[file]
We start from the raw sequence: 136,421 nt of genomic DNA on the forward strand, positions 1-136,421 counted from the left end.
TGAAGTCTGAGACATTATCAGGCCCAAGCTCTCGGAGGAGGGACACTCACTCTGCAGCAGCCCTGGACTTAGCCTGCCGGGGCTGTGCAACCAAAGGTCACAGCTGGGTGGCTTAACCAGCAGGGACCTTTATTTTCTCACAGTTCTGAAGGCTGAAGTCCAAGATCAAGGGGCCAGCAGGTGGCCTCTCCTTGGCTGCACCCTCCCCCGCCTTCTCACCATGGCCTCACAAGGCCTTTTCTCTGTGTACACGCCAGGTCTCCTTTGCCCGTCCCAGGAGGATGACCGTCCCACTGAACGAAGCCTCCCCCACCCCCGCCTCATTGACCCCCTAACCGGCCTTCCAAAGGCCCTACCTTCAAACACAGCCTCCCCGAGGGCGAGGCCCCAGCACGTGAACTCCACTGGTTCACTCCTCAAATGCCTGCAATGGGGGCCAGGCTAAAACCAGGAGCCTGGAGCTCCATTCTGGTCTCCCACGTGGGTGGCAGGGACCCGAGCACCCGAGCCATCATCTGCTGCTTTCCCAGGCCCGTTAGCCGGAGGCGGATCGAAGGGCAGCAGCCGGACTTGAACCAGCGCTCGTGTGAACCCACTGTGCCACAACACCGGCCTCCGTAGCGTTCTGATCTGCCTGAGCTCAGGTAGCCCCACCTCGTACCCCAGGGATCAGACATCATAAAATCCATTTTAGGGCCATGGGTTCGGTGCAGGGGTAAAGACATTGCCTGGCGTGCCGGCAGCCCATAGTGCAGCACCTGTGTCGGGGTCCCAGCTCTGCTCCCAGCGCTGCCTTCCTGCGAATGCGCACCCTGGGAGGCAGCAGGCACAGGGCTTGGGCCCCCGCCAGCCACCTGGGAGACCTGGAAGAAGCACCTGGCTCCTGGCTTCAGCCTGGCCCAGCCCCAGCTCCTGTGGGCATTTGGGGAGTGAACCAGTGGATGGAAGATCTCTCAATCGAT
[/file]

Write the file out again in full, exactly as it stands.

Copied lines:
We start from the raw sequence: 136,421 nt of genomic DNA on the forward strand, positions 1-136,421 counted from the left end.
TGAAGTCTGAGACATTATCAGGCCCAAGCTCTCGGAGGAGGGACACTCACTCTGCAGCAGCCCTGGACTTAGCCTGCCGGGGCTGTGCAACCAAAGGTCACAGCTGGGTGGCTTAACCAGCAGGGACCTTTATTTTCTCACAGTTCTGAAGGCTGAAGTCCAAGATCAAGGGGCCAGCAGGTGGCCTCTCCTTGGCTGCACCCTCCCCCGCCTTCTCACCATGGCCTCACAAGGCCTTTTCTCTGTGTACACGCCAGGTCTCCTTTGCCCGTCCCAGGAGGATGACCGTCCCACTGAACGAAGCCTCCCCCACCCCCGCCTCATTGACCCCCTAACCGGCCTTCCAAAGGCCCTACCTTCAAACACAGCCTCCCCGAGGGCGAGGCCCCAGCACGTGAACTCCACTGGTTCACTCCTCAAATGCCTGCAATGGGGGCCAGGCTAAAACCAGGAGCCTGGAGCTCCATTCTGGTCTCCCACGTGGGTGGCAGGGACCCGAGCACCCGAGCCATCATCTGCTGCTTTCCCAGGCCCGTTAGCCGGAGGCGGATCGAAGGGCAGCAGCCGGACTTGAACCAGCGCTCGTGTGAACCCACTGTGCCACAACACCGGCCTCCGTAGCGTTCTGATCTGCCTGAGCTCAGGTAGCCCCACCTCGTACCCCAGGGATCAGACATCATAAAATCCATTTTAGGGCCATGGGTTCGGTGCAGGGGTAAAGACATTGCCTGGCGTGCCGGCAGCCCATAGTGCAGCACCTGTGTCGGGGTCCCAGCTCTGCTCCCAGCGCTGCCTTCCTGCGAATGCGCACCCTGGGAGGCAGCAGGCACAGGGCTTGGGCCCCCGCCAGCCACCTGGGAGACCTGGAAGAAGCACCTGGCTCCTGGCTTCAGCCTGGCCCAGCCCCAGCTCCTGTGGGCATTTGGGGAGTGAACCAGTGGATGGAAGATCTCTCAATCGAT